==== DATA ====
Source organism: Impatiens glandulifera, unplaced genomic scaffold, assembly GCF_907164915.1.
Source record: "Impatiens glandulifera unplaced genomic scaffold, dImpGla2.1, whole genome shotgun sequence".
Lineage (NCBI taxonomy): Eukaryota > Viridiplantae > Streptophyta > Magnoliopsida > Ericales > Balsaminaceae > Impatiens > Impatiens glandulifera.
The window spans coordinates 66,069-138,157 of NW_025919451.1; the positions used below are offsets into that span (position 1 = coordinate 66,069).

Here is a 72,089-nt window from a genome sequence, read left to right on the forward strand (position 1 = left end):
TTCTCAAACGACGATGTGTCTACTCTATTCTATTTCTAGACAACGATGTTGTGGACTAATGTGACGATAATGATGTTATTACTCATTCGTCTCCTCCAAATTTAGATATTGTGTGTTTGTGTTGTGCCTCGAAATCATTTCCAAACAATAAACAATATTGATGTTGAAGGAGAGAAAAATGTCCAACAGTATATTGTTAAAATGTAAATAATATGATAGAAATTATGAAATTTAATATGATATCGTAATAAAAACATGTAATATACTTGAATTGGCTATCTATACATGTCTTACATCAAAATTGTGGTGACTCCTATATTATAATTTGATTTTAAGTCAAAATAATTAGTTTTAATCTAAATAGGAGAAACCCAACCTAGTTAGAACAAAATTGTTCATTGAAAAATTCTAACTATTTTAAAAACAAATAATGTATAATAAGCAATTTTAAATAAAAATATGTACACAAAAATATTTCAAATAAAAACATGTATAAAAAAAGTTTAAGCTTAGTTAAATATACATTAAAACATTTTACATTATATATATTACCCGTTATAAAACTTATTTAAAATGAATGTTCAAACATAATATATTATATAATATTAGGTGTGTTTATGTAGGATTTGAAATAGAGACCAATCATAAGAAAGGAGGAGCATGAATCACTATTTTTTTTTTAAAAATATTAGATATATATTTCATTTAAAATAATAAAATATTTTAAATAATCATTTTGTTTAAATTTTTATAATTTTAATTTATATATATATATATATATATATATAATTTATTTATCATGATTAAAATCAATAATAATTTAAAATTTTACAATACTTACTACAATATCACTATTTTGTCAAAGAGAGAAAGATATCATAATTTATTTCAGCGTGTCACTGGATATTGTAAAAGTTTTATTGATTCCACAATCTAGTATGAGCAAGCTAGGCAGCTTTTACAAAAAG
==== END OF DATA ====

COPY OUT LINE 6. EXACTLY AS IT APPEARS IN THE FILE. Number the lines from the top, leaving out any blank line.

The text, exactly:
TTCTCAAACGACGATGTGTCTACTCTATTCTATTTCTAGACAACGATGTTGTGGACTAATGTGACGATAATGATGTTATTACTCATTCGTCTCCTCCAAATTTAGATATTGTGTGTTTGTGTTGTGCCTCGAAATCATTTCCAAACAATAAACAATATTGATGTTGAAGGAGAGAAAAATGTCCAACAGTATATTGTTAAAATGTAAATAATATGATAGAAATTATGAAATTTAATATGATATCGTAATAAAAACATGTAATATACTTGAATTGGCTATCTATACATGTCTTACATCAAAATTGTGGTGACTCCTATATTATAATTTGATTTTAAGTCAAAATAATTAGTTTTAATCTAAATAGGAGAAACCCAACCTAGTTAGAACAAAATTGTTCATTGAAAAATTCTAACTATTTTAAAAACAAATAATGTATAATAAGCAATTTTAAATAAAAATATGTACACAAAAATATTTCAAATAAAAACATGTATAAAAAAAGTTTAAGCTTAGTTAAATATACATTAAAACATTTTACATTATATATATTACCCGTTATAAAACTTATTTAAAATGAATGTTCAAACATAATATATTATATAATATTAGGTGTGTTTATGTAGGATTTGAAATAGAGACCAATCATAAGAAAGGAGGAGCATGAATCACTATTTTTTTTTTAAAAATATTAGATATATATTTCATTTAAAATAATAAAATATTTTAAATAATCATTTTGTTTAAATTTTTATAATTTTAATTTATATATATATATATATATATATATAATTTATTTATCATGATTAAAATCAATAATAATTTAAAATTTTACAATACTTACTACAATATCACTATTTTGTCAAAGAGAGAAAGATATCATAATTTATTTCAGCGTGTCACTGGATATTGTAAAAGTTTTATTGATTCCACAATCTAGTATGAGCAAGCTAGGCAGCTTTTACAAAAAG